Guide

Customs procedures when transporting goods by road

Other requirements and logistical documentation

Labelling and documents for international transport

Using the correct labelling and shipping marks on your consignment helps to ensure the smooth and efficient processing of your goods. If your goods are being consolidated, ensure that your own consignment is individually labelled, as it will be shipped along with other business' goods.

For more information about labelling and documents for international transport, seeĀ international transport and distribution.

Temporary admission of non-EU pallets and containers

Pallets or containers are not duty and tax-paid within the European Union (EU) if they are temporarily imported into the EU to transport or carry non-EU goods within the EU. They must remain in the same condition other than natural depreciation through use. EU pallets and containers do not need to be entered into temporary admission (TA) as they are duty- and tax-paid within the EU.

You are no longer required to make prior application for a full authorisation using form C&E 1331A. If you already hold a C&E 1331A authorisation, you will not need to use it to claim relief but should keep it in your records for four years after the disposal of any imported containers/pallets for which you used it to claim relief.

Relief under TA can also cover containers used under the Container Pool Convention or pool arrangements under the European Convention on Customs Treatment of Pallets.

The Single Administration Document (SAD)

The SAD - or Customs Form C88 - is the customs declaration document for all imports from, and exports to non-EU countries, and goods transiting the EU. It is required for all exports, although there is a small list of exceptions, such as postal packages.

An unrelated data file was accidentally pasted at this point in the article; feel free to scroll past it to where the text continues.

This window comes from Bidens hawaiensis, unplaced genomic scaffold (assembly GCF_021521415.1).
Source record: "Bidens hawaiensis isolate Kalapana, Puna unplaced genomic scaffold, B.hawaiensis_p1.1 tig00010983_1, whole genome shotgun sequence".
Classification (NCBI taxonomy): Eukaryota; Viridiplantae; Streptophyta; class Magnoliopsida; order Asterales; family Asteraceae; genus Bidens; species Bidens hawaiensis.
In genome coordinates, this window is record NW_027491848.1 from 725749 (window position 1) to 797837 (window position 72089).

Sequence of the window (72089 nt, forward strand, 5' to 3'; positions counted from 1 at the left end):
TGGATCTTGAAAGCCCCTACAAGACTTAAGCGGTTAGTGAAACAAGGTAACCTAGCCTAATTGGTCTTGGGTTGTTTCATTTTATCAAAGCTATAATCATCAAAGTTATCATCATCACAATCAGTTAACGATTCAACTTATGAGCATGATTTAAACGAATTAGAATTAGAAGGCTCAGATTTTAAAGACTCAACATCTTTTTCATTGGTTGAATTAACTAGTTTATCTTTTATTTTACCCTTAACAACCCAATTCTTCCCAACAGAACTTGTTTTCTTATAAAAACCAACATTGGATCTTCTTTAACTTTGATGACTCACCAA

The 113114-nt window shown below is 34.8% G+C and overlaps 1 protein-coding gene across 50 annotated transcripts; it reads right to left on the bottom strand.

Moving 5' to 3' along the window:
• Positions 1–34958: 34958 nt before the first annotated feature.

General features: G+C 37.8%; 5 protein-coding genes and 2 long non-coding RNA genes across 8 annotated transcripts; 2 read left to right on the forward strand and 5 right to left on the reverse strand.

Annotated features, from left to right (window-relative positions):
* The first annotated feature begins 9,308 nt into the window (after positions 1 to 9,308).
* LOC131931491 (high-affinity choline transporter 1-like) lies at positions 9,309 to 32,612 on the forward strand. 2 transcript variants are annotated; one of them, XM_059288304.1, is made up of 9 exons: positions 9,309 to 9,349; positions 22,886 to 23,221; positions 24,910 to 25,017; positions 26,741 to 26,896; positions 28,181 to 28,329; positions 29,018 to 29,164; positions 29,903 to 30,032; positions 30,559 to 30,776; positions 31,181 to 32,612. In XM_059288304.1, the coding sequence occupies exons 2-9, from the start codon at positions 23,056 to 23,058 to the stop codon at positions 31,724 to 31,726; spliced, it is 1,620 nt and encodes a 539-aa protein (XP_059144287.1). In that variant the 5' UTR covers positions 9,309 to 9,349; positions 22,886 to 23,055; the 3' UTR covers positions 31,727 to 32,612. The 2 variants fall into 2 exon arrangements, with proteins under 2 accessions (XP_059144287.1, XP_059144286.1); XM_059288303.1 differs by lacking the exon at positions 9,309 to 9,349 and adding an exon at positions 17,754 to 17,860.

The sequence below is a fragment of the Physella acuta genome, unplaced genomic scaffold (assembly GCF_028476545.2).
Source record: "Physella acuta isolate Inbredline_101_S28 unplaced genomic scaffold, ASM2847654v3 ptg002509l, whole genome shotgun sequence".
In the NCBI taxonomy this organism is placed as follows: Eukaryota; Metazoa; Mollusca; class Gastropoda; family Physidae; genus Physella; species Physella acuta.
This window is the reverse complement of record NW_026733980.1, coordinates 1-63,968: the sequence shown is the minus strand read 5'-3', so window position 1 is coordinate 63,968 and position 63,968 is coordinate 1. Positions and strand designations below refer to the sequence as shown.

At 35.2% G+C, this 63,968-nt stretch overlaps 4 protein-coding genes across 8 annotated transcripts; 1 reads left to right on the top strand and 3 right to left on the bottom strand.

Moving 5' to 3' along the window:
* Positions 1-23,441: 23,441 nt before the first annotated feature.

The SAD is normally submitted to customs electronically online by the importer or exporter of the goods, or by an agent acting on their behalf. A paper copy, often known as the 'travelling Copy 3' or 'SAD Copy 3' usually accompanies the goods to the customs office of exit from the EU. The travelling Copy 3 can be produced through the Customs Handling of Import and Export Freight (CHIEF) system and does not need to be presented to UK Customs as it conforms to an EU standard format. The exporter may ask that the form is stamped by the customs office of exit from the EU and returned. The driver may be asked to hand it in when he or she reaches that office. The stamped form is needed as official evidence of export, allowing them to claim zero-rating for VAT. If it is not returned, they may have to pay VAT to HMRC as though the goods were sold at the standard rate in the UK.

For more information, seeĀ declarations and the Single Administrative Document.

Certificates of Origin

Certificates of Origin are required by some countries as evidence of the origin of the goods. There are two versions: the EU Certificate of Origin or the Arab-British Chamber of Commerce Certificates of Origin. They are available from Chambers of Commerce and, once completed, must be validated by the Chamber of Commerce stamp. In certain circumstances, the Certificate of Origin and the accompanying commercial documents must be legalised by the UK Embassy of the country of import.

In instances where preferential trade agreements exist, goods may have to be covered by a correctly completed and endorsed EUR1 or EUR2 form, or an ATR form for Turkey. These are used to claim preferential (reduced or even zero) rates of duty in the country of importation.